Once the egg has been beaten, it’s molasses time.
One more interesting fact:
• Crosby’s Molasses started in Yarmouth, NS in 1879 as part of a grocery business and it’s founder Lorenzo George Crosby’s involvement in the import/export trade industry with the West Indies). Eventually it relocated to Saint John, NB, where it still operates today. It’s also still an independently-owned family business that brings delicious molasses to people like you and I. That’s pretty sweet if you ask me. (Source: Crosby’s Molasses)
Measure out your molasses
and add it to the sugar and butter
Seriously, look at that colour.
Now it’s time to get your dry ingredients ready. First, the spices.
Like I said before, I wanted these extra spicy, so I added extra ginger, extra nutmeg, extra cinnamon and added cloves.
Then get your flour.
Last interesting fact:
• Speerville Flour Mill has been operating in New Brunswick since 1982 and one of their founding principles was to provide a market for grain and other products produced by Maritime farmers because… wait for it… less than 1% of this area’s available cereals and flour products are actually grown and processed in this region Crazy, isn’t it? (Source: Speerville Flour Mill)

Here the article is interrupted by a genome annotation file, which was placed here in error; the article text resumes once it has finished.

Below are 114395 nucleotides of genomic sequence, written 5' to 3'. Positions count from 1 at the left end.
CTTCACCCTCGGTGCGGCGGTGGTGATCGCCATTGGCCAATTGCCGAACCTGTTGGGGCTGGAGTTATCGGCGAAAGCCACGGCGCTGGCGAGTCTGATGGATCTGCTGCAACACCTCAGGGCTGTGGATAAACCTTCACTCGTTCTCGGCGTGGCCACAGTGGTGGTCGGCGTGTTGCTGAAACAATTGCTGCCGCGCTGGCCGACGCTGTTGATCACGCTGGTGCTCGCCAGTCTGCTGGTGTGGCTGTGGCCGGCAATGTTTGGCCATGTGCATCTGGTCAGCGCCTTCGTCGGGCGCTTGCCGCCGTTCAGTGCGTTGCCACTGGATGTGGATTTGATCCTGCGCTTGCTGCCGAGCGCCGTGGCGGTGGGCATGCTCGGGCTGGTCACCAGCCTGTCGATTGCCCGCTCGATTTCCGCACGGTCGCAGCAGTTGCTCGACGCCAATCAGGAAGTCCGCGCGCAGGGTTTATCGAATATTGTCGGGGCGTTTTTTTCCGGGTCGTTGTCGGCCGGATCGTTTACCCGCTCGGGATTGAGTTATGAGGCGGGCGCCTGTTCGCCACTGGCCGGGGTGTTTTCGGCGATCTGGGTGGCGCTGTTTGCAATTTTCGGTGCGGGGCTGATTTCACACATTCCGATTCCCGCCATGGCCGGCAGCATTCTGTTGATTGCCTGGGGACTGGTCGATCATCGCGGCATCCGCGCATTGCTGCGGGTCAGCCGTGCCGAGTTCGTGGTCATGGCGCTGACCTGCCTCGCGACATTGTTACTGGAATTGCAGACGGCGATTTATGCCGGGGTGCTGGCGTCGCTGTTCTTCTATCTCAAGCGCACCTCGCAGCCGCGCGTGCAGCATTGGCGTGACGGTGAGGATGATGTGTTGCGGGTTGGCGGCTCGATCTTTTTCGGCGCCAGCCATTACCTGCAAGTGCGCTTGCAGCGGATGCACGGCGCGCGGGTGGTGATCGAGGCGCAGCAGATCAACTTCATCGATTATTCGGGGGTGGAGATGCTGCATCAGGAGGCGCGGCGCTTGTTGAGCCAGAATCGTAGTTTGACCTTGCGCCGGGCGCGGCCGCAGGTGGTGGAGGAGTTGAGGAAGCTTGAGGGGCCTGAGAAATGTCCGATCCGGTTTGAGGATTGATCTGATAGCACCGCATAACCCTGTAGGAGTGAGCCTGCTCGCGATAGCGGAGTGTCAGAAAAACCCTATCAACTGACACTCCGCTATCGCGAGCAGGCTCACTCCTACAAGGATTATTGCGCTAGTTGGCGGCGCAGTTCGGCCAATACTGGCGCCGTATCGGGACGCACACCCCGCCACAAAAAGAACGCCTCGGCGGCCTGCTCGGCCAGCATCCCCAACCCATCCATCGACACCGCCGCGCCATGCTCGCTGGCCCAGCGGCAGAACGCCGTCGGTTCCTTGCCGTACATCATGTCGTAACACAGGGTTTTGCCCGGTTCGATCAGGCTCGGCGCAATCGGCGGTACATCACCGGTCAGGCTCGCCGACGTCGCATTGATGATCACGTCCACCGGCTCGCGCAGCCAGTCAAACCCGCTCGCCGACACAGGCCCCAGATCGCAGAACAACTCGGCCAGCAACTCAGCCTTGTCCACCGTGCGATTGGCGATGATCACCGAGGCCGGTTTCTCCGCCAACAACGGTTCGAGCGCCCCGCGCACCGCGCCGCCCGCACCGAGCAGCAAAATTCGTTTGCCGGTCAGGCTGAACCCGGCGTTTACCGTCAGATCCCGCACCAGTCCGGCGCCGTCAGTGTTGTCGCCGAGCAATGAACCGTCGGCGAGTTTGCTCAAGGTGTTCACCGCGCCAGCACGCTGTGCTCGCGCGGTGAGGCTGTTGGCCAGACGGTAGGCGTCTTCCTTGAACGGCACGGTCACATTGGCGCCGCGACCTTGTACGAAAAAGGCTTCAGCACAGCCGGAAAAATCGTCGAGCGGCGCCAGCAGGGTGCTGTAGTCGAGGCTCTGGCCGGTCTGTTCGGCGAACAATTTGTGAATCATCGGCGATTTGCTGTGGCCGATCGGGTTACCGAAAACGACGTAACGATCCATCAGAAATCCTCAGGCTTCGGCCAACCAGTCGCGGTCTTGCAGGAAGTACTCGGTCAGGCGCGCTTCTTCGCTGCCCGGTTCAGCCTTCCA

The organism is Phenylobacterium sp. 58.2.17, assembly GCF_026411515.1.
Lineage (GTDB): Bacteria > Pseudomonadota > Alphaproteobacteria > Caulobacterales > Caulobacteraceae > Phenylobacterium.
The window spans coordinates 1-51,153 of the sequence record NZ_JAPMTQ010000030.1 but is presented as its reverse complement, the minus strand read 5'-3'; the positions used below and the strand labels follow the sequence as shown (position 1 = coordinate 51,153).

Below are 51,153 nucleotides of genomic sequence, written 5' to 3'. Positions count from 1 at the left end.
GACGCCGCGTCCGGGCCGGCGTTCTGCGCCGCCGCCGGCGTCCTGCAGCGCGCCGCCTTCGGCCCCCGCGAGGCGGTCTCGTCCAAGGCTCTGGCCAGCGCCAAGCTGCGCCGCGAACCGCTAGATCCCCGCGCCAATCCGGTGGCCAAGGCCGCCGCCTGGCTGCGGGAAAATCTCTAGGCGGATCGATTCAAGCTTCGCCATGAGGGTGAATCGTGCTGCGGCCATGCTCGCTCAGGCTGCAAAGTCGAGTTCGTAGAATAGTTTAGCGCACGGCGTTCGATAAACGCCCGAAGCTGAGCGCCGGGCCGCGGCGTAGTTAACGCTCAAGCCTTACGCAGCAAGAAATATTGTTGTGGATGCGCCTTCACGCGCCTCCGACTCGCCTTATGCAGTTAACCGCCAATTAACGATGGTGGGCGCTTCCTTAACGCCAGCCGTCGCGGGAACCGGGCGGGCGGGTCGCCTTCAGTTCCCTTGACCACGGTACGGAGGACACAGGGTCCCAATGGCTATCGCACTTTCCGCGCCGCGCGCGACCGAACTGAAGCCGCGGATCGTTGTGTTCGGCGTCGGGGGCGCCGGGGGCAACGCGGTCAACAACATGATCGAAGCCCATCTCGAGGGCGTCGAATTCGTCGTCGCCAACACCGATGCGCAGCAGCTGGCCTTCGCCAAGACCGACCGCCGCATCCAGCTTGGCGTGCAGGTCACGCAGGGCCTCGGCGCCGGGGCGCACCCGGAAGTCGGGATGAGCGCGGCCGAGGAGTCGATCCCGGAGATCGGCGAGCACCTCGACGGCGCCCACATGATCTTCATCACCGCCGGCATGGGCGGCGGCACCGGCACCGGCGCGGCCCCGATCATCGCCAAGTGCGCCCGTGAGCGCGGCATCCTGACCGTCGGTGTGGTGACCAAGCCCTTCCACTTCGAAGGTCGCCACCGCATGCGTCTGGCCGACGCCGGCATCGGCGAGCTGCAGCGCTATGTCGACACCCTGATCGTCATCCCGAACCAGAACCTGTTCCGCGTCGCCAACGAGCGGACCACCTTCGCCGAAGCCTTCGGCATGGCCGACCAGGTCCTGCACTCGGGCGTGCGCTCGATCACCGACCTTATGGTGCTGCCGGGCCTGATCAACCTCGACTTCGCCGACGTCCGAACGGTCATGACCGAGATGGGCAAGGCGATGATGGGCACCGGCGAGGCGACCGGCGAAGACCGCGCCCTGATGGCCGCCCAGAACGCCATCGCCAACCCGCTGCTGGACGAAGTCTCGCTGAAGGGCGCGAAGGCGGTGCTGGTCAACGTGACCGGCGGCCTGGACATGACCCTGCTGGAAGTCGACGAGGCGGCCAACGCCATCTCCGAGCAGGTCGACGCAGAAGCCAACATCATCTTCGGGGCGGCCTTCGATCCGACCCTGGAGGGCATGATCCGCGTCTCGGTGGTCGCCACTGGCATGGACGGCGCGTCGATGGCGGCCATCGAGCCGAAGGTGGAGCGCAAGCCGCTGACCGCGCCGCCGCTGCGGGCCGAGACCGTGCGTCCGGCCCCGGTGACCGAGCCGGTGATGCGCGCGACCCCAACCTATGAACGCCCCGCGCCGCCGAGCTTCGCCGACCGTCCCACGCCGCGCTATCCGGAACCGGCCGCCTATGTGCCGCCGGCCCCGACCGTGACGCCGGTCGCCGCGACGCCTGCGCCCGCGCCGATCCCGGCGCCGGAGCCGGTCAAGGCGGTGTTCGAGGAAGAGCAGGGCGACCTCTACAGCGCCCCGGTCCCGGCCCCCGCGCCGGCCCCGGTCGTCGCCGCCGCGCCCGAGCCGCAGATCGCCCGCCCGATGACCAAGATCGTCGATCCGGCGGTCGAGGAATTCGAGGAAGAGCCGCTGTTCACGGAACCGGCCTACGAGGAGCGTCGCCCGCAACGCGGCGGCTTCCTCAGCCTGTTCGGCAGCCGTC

Add your spices in with your super-cool-difficult-to-find-in-stores flour (seriously, I can’t find it half the time. Thank goodness Pete’s usually has it!), baking soda and salt, then slowly add them to the mix.
In a little bowl, prepare your cinnamon sugar. I used ½ C of sugar and 2 Tbsp of cinnamon.
Mix it until it’s all blended together like so
Phew. I hope the cinnamon sugar recipe wasn’t too complicated for you.
Now it’s time for the manual labour. To make the cookies, spoon out a little bit of dough, roll it up in your hands into a ball, then dip/roll/cover it with cinnamon sugar.
Place that little sugary ball of dough on your lined cookie sheet, and repeat.
Make sure to space them out so they don’t end up smooshing together when they bake.
You’re going to want to let these bake for about 8-10 minutes depending on your oven. I recommend checking and rotating the pans every 4 minutes and then use your judgment to decide if they need to bake any longer.
When they are done, they will be rounded and sort of puffed up like this
Don’t be tempted to take them right off the pan. Let them sit for a minute before you transfer them to some paper towel. After they’ve rested on the pan they will flatten out and look like this